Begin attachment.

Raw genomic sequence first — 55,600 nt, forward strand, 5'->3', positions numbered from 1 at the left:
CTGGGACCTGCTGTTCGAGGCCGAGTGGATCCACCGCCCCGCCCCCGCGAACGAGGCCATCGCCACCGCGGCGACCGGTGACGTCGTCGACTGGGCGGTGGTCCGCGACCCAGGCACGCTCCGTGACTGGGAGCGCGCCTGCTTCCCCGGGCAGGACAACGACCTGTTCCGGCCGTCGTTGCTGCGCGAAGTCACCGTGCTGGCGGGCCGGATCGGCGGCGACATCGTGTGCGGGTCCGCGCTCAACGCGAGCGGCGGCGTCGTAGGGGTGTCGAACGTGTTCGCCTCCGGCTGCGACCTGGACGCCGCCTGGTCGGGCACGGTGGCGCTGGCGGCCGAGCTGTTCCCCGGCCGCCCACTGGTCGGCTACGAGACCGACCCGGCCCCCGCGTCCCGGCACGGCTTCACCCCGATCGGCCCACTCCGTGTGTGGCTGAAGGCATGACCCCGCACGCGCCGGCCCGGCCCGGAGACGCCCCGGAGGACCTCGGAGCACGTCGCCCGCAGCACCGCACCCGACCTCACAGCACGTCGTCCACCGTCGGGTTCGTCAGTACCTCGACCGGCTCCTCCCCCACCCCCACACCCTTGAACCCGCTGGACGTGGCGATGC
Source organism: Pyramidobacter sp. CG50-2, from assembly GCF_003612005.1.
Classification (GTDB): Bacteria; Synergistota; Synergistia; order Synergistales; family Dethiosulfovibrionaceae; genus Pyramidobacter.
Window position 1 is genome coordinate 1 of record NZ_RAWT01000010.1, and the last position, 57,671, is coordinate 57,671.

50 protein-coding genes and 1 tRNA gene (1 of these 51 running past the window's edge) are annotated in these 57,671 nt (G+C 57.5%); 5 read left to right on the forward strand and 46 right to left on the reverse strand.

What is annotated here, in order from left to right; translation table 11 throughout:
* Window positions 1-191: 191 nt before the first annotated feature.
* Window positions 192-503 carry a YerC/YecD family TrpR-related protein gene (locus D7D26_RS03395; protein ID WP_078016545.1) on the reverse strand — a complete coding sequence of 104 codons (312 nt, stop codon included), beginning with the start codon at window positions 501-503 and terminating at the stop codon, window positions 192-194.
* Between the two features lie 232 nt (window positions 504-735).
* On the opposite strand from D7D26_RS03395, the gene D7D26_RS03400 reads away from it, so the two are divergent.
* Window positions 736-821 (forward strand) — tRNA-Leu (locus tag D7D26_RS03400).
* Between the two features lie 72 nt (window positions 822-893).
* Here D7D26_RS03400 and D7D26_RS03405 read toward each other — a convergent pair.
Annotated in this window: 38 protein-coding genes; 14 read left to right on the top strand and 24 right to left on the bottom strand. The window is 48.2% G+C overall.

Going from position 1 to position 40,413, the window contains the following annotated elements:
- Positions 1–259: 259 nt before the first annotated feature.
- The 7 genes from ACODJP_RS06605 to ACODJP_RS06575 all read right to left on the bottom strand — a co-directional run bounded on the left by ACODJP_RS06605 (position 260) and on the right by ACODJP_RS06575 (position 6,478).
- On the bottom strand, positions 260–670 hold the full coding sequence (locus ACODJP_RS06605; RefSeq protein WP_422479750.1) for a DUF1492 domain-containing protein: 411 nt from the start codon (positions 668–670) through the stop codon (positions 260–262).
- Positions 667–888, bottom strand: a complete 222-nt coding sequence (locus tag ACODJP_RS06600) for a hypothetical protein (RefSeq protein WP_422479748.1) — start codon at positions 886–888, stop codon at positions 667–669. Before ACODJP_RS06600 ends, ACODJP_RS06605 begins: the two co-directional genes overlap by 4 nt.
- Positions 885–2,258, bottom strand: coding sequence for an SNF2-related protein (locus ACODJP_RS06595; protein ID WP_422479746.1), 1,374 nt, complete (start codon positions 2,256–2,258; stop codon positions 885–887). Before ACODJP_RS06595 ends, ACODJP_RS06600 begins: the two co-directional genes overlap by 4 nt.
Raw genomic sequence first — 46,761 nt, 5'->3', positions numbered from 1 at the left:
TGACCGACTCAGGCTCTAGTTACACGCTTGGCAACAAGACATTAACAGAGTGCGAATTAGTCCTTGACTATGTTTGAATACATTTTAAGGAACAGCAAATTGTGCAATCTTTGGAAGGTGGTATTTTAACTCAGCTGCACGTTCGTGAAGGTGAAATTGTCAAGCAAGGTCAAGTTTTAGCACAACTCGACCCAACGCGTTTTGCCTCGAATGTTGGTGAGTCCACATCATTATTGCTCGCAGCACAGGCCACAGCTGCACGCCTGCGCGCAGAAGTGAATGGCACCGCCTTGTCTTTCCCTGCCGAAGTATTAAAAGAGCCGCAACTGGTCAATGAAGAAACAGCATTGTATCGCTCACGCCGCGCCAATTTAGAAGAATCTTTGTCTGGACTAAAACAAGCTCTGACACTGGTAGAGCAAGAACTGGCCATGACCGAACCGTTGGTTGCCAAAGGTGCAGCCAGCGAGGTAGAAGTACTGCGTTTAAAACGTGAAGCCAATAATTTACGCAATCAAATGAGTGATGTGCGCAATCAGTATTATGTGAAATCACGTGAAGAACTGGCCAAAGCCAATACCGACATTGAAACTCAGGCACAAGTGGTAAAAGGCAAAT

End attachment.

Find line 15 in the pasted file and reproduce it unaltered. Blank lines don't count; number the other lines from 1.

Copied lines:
Annotated in this window: 38 protein-coding genes; 14 read left to right on the top strand and 24 right to left on the bottom strand. The window is 48.2% G+C overall.